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  • Morgan Messick

Journey to Authenticity: Transitioning in the Workplace

A group of co-workers of varying genders having a meeting, courtesy of The Gender Spectrum Collection

In 2014, Time magazine featured trans actress Laverne Cox on its June cover alongside a captivating headline proclaiming that "The Transgender Tipping Point" had finally arrived.

“Transgender people,” the article read, “are emerging from the margins to fight for an equal place in society. This new transparency is improving the lives of a long misunderstood minority and beginning to yield new policies, as trans activists and their supporters push for changes in schools, hospitals, workplaces, prisons, and the military.”

A transfeminine executive with a non-binary employee, courtesy of The Gender Spectrum Collection

At the time, this story was viewed as a significant turning point for the representation of transgender individuals in the media.

However, it never actually led to tangible improvements for the transgender community in the United States, despite the ongoing fight for comprehensive LGBTQIA+ rights.

Transgender people in 2023 are still dealing with outdated stigmas, as well as growing threats to their safety and existence. Despite the progress that has been made, many transgender people across the globe still face prejudice both at home and in the workplace.

Today, we will take a closer look at some of the challenges a trans person might face when applying for and adjusting to a new workplace.

Applying for a New Job

Transgender individuals may face a myriad of unique challenges when applying for a new position, from deciding what name to put on the application to finding appropriate healthcare coverage. Let’s look at some of the most common challenges and how best to deal with them.


Unfortunately, discrimination against the transgender community still exists in many workplaces. A trans individual who is otherwise highly qualified may experience discrimination during the application process, even being passed over for a job because of their gender identity.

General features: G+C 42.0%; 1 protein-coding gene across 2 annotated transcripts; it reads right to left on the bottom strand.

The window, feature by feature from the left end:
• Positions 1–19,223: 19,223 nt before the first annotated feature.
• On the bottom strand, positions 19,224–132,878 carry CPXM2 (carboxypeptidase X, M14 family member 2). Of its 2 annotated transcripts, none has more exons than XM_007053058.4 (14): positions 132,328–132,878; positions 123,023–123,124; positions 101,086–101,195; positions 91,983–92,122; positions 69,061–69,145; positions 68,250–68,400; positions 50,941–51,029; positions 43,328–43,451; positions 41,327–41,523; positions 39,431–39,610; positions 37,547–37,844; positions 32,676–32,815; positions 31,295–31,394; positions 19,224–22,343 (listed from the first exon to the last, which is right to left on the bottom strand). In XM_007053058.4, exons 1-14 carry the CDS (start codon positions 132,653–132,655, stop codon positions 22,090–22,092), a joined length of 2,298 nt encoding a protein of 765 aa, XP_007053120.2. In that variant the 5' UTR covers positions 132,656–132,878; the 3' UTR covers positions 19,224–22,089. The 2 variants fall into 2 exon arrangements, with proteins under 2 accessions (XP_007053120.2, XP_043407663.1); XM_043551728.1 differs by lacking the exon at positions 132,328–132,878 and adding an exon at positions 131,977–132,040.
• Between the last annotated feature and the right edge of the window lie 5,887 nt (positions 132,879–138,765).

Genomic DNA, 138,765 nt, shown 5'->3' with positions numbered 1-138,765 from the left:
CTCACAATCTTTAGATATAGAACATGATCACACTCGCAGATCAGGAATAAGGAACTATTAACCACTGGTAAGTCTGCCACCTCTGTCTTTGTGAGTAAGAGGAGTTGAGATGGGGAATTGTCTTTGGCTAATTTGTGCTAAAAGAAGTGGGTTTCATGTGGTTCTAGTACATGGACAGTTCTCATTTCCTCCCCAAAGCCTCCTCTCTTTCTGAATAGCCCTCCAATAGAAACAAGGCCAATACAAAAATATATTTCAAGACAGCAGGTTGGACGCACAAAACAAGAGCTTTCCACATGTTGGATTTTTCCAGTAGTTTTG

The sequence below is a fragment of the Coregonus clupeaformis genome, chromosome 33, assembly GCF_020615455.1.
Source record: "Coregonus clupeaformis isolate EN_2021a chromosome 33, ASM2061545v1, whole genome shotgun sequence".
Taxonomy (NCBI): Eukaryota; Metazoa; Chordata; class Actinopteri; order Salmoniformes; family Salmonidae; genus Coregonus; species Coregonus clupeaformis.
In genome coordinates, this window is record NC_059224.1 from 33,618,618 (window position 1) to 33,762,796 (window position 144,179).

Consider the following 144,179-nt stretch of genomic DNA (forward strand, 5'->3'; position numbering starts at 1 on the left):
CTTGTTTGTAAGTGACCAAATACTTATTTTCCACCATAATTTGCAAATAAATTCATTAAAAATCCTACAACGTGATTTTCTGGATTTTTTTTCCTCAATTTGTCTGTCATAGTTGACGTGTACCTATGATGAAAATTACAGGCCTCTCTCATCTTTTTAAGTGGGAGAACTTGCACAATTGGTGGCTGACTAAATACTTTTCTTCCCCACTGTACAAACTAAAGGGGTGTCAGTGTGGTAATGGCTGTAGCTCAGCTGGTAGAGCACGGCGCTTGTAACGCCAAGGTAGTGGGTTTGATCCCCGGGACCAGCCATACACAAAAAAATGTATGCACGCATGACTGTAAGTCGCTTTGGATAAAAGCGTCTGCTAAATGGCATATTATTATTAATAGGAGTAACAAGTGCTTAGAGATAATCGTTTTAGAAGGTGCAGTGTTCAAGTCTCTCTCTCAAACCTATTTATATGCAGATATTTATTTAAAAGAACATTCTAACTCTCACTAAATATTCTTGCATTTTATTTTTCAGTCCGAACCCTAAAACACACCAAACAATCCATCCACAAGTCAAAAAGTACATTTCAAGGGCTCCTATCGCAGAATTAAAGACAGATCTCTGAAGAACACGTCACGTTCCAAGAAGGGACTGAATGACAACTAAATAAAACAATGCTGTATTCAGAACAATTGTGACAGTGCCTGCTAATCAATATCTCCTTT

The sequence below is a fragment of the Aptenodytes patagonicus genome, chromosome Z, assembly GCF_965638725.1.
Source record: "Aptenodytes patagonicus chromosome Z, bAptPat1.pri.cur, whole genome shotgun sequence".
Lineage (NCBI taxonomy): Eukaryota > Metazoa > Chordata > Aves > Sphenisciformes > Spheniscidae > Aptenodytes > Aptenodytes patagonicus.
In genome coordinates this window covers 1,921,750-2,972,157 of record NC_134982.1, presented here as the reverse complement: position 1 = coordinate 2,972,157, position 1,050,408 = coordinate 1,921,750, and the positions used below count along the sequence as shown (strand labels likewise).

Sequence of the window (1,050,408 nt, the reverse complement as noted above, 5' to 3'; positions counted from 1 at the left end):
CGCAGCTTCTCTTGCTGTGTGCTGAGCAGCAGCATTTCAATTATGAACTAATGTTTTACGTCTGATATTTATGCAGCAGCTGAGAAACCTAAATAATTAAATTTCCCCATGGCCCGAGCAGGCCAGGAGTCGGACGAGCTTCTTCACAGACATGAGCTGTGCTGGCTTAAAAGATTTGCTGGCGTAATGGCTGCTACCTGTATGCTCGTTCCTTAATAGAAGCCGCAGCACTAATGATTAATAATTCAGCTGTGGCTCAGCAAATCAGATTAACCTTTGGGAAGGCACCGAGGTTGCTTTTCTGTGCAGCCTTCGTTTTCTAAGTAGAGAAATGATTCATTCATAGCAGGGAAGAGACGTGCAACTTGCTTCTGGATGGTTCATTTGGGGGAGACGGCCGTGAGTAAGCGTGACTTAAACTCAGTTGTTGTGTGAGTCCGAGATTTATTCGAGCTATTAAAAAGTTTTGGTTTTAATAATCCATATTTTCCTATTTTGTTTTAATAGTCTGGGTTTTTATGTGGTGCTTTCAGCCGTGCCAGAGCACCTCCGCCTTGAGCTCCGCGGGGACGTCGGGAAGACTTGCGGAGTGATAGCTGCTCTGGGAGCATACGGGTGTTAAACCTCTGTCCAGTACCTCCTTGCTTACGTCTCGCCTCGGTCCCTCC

The best way to combat this challenge is to research companies that are known for being inclusive and welcoming to the LGBTQIA+ community.

You can also look for companies that have specific policies in place to protect transgender employees from discrimination.

Name and Pronoun Use

If your legal name and gender marker do not match your gender identity, you may face challenges when using your preferred name and pronouns during the application process.

However, you can make this easier by applying using your preferred name and pronouns. When you are offered the job, you can then discuss any necessary legal name changes during the onboarding process.

Healthcare Benefits

Many insurance plans do not cover transgender healthcare needs, such as hormone therapy and gender-affirming surgery. This can make it challenging for transgender individuals to find jobs that offer comprehensive healthcare benefits.

Before accepting a job offer, you may wish to research the company’s healthcare policy to ensure that it covers your specific healthcare needs.


Deciding whether or not to disclose your gender identity during the job application process can be challenging. On one hand, disclosing your identity can help you avoid discrimination and ensure that you are treated respectfully. On the other hand, disclosing your identity can also make you feel vulnerable and exposed.

Ultimately, the decision of whether or not to disclose your gender identity is up to you. You can choose to disclose during the interview process or wait until you have a job offer in hand.


You’ve Got The Job! Now What?

Entering a new workplace as a transgender person can feel daunting, but with a plan of action in place, you can gain confidence and create a supportive work environment. The first step is to decide if and when you want to come out at work.